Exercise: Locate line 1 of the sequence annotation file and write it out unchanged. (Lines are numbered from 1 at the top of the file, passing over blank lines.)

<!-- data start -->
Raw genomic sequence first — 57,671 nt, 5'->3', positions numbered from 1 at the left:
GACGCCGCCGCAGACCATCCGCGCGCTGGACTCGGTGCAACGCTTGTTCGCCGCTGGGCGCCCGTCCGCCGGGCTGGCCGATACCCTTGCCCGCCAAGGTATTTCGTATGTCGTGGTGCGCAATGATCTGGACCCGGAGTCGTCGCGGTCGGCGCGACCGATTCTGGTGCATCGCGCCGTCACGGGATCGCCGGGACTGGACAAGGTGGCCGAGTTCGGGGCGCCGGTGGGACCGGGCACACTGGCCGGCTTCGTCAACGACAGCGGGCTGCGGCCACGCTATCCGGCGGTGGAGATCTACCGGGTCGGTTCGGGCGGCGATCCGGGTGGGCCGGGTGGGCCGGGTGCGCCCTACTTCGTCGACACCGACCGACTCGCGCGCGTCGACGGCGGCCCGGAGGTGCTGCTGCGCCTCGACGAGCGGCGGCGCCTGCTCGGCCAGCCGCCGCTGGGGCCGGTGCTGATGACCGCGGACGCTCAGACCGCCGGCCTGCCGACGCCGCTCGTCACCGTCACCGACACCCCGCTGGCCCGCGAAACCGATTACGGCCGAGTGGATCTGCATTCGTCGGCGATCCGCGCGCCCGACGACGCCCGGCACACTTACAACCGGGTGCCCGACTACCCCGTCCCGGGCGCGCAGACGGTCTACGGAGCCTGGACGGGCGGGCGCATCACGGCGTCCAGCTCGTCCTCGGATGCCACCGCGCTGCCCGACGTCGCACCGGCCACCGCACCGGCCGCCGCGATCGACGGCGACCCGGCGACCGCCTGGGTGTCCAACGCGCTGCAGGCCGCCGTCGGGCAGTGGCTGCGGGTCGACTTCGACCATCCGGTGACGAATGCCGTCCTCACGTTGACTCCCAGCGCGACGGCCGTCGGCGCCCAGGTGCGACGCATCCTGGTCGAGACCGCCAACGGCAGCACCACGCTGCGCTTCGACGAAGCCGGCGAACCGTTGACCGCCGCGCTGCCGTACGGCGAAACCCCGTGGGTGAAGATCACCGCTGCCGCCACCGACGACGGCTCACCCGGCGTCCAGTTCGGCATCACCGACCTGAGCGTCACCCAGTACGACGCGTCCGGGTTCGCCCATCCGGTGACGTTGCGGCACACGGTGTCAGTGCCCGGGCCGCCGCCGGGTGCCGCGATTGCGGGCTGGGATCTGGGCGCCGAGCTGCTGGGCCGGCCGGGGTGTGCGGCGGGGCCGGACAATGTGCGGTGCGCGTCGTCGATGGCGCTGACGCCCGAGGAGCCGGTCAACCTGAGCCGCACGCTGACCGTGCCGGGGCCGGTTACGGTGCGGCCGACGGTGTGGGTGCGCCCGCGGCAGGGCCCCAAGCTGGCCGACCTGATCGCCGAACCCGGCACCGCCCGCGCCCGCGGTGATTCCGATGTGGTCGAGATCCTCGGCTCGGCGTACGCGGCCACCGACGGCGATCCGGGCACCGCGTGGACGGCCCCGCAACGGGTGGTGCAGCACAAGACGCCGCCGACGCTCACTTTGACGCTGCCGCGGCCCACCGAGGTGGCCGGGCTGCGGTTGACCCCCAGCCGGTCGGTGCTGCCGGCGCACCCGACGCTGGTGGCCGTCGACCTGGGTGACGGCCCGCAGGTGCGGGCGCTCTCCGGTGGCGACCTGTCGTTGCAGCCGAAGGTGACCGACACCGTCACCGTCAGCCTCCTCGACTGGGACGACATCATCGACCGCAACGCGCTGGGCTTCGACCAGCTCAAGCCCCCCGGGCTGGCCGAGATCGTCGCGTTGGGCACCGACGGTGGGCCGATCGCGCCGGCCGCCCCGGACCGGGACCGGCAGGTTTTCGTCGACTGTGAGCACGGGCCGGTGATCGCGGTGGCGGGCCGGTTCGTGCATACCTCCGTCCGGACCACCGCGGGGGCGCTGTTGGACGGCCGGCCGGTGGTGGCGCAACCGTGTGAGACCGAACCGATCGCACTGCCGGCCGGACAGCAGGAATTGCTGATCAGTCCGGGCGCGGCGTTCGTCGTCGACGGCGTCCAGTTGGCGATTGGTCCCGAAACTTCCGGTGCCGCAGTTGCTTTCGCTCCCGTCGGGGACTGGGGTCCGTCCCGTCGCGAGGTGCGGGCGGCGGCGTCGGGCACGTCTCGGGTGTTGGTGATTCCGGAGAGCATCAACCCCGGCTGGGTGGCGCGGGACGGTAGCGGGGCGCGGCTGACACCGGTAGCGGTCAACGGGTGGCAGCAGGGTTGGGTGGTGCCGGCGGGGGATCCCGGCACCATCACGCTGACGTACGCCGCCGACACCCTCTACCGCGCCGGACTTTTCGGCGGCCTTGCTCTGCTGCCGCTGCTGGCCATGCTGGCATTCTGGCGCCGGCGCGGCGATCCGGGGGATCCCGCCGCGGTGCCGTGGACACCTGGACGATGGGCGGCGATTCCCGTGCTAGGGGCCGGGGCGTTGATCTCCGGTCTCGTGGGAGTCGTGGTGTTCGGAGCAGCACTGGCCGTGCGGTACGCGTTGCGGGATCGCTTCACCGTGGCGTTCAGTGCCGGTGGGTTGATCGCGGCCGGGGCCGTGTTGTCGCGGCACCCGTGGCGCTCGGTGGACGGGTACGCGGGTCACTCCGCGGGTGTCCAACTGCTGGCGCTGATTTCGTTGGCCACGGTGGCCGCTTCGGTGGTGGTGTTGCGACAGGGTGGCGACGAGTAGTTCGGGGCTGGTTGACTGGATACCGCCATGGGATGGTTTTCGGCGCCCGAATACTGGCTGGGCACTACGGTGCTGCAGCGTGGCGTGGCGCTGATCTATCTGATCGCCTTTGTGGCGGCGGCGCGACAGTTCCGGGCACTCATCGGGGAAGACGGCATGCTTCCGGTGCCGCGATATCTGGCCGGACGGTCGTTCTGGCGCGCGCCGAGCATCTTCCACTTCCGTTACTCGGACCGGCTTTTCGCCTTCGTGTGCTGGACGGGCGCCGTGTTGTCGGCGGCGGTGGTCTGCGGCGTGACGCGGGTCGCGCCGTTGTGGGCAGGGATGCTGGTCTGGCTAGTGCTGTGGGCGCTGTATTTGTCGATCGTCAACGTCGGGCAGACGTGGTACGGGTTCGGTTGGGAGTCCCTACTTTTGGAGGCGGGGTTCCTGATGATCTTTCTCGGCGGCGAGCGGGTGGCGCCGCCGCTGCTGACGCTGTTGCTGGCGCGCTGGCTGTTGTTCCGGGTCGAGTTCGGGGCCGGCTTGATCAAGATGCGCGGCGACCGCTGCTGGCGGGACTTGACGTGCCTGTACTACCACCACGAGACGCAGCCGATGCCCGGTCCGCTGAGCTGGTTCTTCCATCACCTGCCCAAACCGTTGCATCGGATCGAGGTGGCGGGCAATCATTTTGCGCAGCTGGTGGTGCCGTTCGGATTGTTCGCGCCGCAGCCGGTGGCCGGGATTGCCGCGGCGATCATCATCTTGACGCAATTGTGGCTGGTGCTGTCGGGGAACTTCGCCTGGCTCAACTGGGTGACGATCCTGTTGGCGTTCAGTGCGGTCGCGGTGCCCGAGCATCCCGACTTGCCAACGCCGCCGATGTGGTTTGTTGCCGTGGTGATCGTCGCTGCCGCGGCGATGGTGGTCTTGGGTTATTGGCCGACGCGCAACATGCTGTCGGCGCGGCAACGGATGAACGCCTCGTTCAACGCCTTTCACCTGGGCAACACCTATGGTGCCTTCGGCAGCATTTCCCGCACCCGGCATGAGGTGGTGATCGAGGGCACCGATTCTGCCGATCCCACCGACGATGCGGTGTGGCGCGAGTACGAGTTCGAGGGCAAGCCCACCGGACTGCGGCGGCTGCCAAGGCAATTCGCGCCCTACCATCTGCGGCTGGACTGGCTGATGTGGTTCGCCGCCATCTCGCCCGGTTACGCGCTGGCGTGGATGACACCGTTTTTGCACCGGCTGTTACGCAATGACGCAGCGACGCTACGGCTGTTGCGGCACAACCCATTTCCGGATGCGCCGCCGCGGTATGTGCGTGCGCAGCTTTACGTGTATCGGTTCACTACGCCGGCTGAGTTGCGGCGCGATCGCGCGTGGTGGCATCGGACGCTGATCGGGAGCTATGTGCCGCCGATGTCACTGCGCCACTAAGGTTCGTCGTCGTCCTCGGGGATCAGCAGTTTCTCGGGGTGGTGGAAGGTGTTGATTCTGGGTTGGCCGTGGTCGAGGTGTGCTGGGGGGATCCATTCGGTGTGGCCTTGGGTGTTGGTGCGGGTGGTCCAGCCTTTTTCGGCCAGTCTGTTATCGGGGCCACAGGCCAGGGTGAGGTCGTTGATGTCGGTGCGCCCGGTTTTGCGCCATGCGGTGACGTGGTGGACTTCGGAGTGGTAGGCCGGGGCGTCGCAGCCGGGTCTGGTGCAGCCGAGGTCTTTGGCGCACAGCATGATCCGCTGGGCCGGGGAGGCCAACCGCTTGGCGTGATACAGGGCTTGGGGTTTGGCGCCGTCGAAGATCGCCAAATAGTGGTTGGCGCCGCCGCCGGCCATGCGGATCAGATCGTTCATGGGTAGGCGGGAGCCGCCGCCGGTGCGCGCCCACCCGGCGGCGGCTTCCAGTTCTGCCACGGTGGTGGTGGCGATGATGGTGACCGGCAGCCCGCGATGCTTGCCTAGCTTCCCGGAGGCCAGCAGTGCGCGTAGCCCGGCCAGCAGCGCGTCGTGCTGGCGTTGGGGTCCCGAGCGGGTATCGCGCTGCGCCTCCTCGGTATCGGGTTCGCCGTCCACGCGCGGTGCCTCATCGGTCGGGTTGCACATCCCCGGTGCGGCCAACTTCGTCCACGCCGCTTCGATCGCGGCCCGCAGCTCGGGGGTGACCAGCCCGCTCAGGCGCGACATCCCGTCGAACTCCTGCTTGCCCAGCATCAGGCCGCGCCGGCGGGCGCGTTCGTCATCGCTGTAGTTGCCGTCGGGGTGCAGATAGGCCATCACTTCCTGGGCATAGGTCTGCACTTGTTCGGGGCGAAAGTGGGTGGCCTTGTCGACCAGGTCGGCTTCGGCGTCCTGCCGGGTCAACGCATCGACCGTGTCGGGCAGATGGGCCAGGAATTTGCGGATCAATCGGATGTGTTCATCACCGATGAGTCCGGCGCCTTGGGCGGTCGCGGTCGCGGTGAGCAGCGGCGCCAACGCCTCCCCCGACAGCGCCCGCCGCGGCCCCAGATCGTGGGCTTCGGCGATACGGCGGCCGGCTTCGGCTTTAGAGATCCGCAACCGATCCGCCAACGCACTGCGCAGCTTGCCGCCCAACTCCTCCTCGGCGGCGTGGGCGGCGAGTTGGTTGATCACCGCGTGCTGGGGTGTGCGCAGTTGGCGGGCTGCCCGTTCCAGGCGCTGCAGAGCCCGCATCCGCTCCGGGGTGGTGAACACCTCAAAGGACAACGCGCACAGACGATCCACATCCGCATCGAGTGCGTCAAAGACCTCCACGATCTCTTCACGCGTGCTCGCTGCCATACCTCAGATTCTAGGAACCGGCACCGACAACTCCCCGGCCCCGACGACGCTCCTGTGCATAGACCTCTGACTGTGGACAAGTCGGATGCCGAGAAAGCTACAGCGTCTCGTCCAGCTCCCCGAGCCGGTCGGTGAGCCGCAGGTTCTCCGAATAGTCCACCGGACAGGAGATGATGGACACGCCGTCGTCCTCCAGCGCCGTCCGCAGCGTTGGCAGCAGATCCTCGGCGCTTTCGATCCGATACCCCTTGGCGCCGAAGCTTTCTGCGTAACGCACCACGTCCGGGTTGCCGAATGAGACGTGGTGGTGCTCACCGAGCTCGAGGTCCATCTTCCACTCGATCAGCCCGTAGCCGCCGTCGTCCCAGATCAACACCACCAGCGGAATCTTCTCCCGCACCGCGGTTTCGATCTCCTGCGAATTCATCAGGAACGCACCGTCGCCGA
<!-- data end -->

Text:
Raw genomic sequence first — 57,671 nt, 5'->3', positions numbered from 1 at the left: